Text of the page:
Train at crossing

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Our trip began in the percolating crowds of Plaza Once. We caught the #32 bus, which would leave us at Puente de la Noria. It used to be one of the entry ways to the great city from the Pampas but today it is the bridge over the moat holding back the poverty that is clamoring at the edges of the city.

I dressed for the occasion in some beat-up old jeans and my most robust shoes: a pair of cowboy boots made of thick hide. I put new batteries in my tape recorder but I left my ID at home since it would be a bureaucratic nightmare to replace it if it got snatched.

José, 35, was our guide through Villa Amelia, reputedly one of the most dangerous places around. He was friendly but not talkative and his eyes darted back and forth as if he were always expecting something to occur.

José is an expert in boundaries. In the shanty town such knowledge is critical. Palpably nervous when walking down one path, José would relax twenty yards away on a pathway that looked the same to me, but evidently wasn’t.

Against all odds, the villa is beautiful to me: the small colorful houses, the kids playing, the unpaved paths, the effusive gardens, the frogs croaking in ditches. There is something playful and succinct and deeply human about these handmade, miniature-scale settlements.

Most people in Villa Amelia make their living in two ways: by hand sewing shoes in their homes or working at the immense clothing fair held twice a week nearby. The fair attracts busloads of people from distant provinces and even from other countries. It is famous for high-quality knock-offs.

“Sometimes the copies are better than the originals,” one person told me. “They say the clothes are fake, but they aren’t really. They’re good quality – they’re just not made by the company they say they are.”

I interviewed residents José introduced me to. They seemed pleased to tell their stories.

At the end of the day, leaving Villa Amelia, we waited at a bus stop on the busy avenue that marks one edge of the settlement. A young man emerged from a narrow path that squeezed between two houses and came to stand with us. He stood at a distance and carefully avoided our eyes. He was impeccably groomed, perfumed and coiffed. He wore a blue suit and carried a black briefcase that might have been leather but shined like vinyl in the sun. In the heat of that muggy afternoon and in that place, he did not make sense to me.

But of course, he made much more sense than I did. I had put on those old jeans and boots to fit in and of course everyone who saw me pegged me instantly for an outsider, an intruder – hence my guide’s nervousness.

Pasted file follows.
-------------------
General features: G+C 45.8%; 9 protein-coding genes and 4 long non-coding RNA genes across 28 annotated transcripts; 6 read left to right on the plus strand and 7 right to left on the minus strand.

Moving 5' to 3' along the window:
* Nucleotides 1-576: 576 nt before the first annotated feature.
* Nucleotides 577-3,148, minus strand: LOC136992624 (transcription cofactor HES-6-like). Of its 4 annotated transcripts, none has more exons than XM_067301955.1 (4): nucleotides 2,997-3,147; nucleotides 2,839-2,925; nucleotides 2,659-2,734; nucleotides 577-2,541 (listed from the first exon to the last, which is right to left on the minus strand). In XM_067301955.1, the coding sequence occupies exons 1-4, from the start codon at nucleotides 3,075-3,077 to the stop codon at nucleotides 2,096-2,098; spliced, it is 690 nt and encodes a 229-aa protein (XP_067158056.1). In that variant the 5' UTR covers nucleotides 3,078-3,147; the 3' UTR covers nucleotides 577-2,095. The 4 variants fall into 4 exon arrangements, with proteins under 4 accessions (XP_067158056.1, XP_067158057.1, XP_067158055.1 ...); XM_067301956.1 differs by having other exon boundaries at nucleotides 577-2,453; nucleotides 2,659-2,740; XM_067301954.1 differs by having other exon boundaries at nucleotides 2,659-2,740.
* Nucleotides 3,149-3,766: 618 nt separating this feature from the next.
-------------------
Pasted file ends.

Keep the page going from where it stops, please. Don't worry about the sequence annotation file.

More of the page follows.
But this young man in his blue suit was far more accomplished. Had I not seen where he came from, I never would have made the connection. Might he have been a visitor like me or a proselytizer? The surreptitious way he stepped out from the opening and the way he jauntily crossed the dirt no-man’s-land, as if he did not want anyone to see him, paradoxically confirmed exactly what he was trying to hide.

When the bus arrived, we all filed slowly on board. There was no air conditioning and all the windows were slid open as far as they would, which was not enough. I found a seat toward the middle of the bus. The young man took a seat several rows ahead of me, across the aisle. He chose a seat up front where the women with children sat; already he was placing a distance between himself and the young men who headed straight to the back of the bus.

I pondered his life. On a daily basis he performed the transformation – from the shanty town to the big city and back again – with obvious success. I marveled at him and he must have felt it because several times he turned around to look at me. I was an unwanted witness to his metamorphosis.

When the bus arrived at the Once bus station in town, everyone hurried off. I decided to follow him. He crossed the grand hall of the station his blue suit pristine and his briefcase held authoritatively by his side, a young executive with places to be.

Mixed in with the crowd he was so much a part of the city that I myself started to wonder if I was tailing the same man I had seen slip out from those dirt streets. After turning a corner he made a swift but elegant move to the side between the stalls of two street vendors selling clothing. I had to jog to catch up but when I got through, I scanned frantically but to no avail. He was gone, disappearing seamlessly into the throngs, into the city, into his other life.

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